Penang is a small to medium sized city located in Malaysia. As a thriving tourist destination, the city has moderate tourism ratings that range from between 100 and 200. Business ratings are lower and fall in the low range of around 50 and 150. The city is only available in Air Tycoon Online 2.
The default airport here is Penang International Airport (PEN).
In the game, Penang International Airport is only opened mid-way into the game (circa 1980 or 1990). In real-life, Penang International Airport is one of the oldest airports in Malaysia, having opened in 1935 when Penang was still under the British colonial rule.
Penang's lukewarm ratings makes the city a rather unpopular city for players to fly to as many players would opt for the highly rated city of Kuala Lumpur. Revenue from routes out of Penang are often limited and cargo routes are not advised. This may be balanced out by the fact that the city receives virtually no competition to large cities, but bear in mind that Penang cannot sustain any form of competition should it present itself. In addition, the city is in a slightly isolated location in south-east Asia. Although there are plenty of connections that can be made to the north of Penang (e.g. Bangkok, Hong Kong and New Delhi), there are few good destinations (e.g. Denpasar and Sydney) to fly to in the south. As such, beginners are not advised to make this place a hub for their operations. If players wish to use this city, flights to large cities are recommended in order to maximise the amount of money that can be made from this city.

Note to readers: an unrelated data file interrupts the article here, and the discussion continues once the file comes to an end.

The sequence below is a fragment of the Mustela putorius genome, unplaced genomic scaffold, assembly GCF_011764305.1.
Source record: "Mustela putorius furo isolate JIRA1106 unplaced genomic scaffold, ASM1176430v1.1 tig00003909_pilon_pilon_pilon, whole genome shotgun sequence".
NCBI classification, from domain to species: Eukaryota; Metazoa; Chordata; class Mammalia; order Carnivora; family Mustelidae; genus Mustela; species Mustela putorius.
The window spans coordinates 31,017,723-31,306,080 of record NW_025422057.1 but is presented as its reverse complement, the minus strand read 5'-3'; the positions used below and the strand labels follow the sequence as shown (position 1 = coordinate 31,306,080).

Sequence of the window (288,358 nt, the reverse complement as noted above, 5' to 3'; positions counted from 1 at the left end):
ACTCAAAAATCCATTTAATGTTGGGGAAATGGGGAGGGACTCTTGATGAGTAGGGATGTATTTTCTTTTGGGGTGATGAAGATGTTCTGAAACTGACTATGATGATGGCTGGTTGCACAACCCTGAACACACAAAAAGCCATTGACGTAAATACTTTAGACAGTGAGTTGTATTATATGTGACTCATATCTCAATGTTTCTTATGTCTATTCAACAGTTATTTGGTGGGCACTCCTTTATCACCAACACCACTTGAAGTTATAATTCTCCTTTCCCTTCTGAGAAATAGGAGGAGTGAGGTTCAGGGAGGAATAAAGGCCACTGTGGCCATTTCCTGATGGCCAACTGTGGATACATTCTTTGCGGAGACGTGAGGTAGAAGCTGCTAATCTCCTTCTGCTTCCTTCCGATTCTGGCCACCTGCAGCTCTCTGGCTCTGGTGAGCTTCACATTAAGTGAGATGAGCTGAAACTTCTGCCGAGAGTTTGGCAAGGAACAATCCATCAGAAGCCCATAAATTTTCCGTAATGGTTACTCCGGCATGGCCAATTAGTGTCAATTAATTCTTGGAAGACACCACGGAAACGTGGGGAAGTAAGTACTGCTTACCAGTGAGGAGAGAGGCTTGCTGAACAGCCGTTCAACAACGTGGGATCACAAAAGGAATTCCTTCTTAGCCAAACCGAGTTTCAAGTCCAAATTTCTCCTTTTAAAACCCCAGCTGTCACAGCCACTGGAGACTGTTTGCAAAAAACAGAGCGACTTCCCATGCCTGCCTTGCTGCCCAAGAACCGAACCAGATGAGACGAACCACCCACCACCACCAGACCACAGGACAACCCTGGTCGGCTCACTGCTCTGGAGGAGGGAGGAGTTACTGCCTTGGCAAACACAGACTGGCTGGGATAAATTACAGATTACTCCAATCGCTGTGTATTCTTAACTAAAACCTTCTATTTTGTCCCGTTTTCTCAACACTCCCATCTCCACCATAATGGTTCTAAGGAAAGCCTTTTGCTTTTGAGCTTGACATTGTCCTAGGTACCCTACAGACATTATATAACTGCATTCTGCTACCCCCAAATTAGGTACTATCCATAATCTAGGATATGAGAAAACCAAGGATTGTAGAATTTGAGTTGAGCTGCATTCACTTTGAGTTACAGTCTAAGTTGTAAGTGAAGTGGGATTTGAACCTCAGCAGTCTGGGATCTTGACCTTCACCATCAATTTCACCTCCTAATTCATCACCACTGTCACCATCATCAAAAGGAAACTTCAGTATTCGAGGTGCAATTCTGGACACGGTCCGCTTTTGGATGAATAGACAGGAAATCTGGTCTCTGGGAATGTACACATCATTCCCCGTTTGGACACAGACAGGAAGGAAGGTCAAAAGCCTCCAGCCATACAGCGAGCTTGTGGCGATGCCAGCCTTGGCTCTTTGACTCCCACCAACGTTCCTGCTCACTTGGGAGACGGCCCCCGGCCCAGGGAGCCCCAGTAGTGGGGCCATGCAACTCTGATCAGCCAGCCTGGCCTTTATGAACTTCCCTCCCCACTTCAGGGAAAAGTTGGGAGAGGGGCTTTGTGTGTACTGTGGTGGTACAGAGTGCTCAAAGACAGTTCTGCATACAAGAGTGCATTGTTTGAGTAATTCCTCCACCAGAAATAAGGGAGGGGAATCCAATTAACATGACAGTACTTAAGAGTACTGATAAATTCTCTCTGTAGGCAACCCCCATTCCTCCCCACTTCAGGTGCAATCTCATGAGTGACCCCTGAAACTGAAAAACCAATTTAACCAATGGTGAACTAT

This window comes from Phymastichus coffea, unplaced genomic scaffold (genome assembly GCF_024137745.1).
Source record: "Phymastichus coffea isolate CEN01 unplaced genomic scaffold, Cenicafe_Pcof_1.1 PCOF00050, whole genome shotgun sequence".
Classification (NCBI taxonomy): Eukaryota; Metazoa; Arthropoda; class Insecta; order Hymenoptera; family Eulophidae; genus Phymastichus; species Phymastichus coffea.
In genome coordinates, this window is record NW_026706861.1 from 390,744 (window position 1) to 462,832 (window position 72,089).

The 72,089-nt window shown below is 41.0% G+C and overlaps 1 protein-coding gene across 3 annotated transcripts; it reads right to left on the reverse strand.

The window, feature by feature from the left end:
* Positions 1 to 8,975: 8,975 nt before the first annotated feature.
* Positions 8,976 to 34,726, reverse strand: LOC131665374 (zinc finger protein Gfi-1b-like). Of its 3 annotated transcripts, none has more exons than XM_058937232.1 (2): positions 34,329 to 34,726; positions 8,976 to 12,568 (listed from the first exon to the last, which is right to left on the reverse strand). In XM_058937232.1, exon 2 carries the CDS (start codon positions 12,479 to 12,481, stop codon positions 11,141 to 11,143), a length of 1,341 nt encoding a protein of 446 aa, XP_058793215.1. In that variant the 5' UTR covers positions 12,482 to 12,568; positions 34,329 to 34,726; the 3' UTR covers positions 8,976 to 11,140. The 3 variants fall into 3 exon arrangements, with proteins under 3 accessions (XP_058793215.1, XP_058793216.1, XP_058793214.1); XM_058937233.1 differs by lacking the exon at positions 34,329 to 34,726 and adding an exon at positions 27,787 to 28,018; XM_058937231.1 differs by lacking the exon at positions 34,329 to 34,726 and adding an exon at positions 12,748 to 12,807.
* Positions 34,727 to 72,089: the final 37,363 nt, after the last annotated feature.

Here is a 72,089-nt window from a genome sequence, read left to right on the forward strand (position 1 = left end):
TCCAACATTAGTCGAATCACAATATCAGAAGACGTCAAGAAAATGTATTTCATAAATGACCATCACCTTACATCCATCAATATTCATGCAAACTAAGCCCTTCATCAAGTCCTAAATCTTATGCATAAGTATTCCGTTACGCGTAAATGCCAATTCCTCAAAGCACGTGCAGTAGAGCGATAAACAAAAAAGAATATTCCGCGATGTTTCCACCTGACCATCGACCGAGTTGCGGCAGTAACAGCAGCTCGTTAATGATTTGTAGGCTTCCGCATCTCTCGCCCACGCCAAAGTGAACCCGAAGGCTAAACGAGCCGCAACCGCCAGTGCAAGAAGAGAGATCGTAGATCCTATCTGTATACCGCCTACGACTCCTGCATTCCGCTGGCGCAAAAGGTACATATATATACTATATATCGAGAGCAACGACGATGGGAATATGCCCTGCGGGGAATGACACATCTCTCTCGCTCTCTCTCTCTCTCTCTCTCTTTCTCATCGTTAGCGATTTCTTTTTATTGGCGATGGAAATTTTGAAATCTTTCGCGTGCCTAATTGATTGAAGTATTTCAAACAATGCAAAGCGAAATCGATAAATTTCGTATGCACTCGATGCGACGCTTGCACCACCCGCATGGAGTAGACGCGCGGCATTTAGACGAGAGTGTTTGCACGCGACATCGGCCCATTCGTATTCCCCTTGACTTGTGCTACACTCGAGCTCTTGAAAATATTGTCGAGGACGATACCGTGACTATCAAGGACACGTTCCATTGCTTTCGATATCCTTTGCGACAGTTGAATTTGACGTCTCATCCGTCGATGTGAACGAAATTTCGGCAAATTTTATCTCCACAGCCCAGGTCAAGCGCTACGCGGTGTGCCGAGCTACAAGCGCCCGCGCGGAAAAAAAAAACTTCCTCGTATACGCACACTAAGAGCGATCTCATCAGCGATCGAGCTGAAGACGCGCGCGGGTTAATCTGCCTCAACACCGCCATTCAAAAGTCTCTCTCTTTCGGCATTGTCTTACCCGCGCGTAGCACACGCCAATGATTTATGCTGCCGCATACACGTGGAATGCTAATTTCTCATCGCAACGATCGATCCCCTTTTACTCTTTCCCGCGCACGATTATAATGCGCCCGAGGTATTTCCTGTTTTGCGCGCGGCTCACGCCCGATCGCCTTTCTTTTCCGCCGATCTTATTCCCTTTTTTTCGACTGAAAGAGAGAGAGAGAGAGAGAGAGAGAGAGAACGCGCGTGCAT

Penang International Airport usually never gets upgraded beyond its initial status of level 2 due to its unpopularity. Thus, players should never consider buying the airport from the national government. This unpopularity means players will not demand for slots and this makes any second or third airport in the city futile. Hence, players are also advised to never consider this city as a place to construct additional airports in.
Low business ratings means first and business class seats in a planes should be kept to a minimum. When flying to large cities, medium capacity aircraft like the Airbus A310, Boeing 767 and Douglas DC-8 are endorsed. Flying to small or medium sized cities is not a good option, but if players are adamant, small capacity planes such as the Boeing 737, Airbus A320 and the Bombardier CRJ Family are recommended to service these routes. Large capacity planes are not recommended as the planes would very likely never achieve a near full capacity status and the extra room makes no money. These planes come with high maintenance costs that will overshadow the revenue from the routes. In turn, this results in increased depreciation of an airline.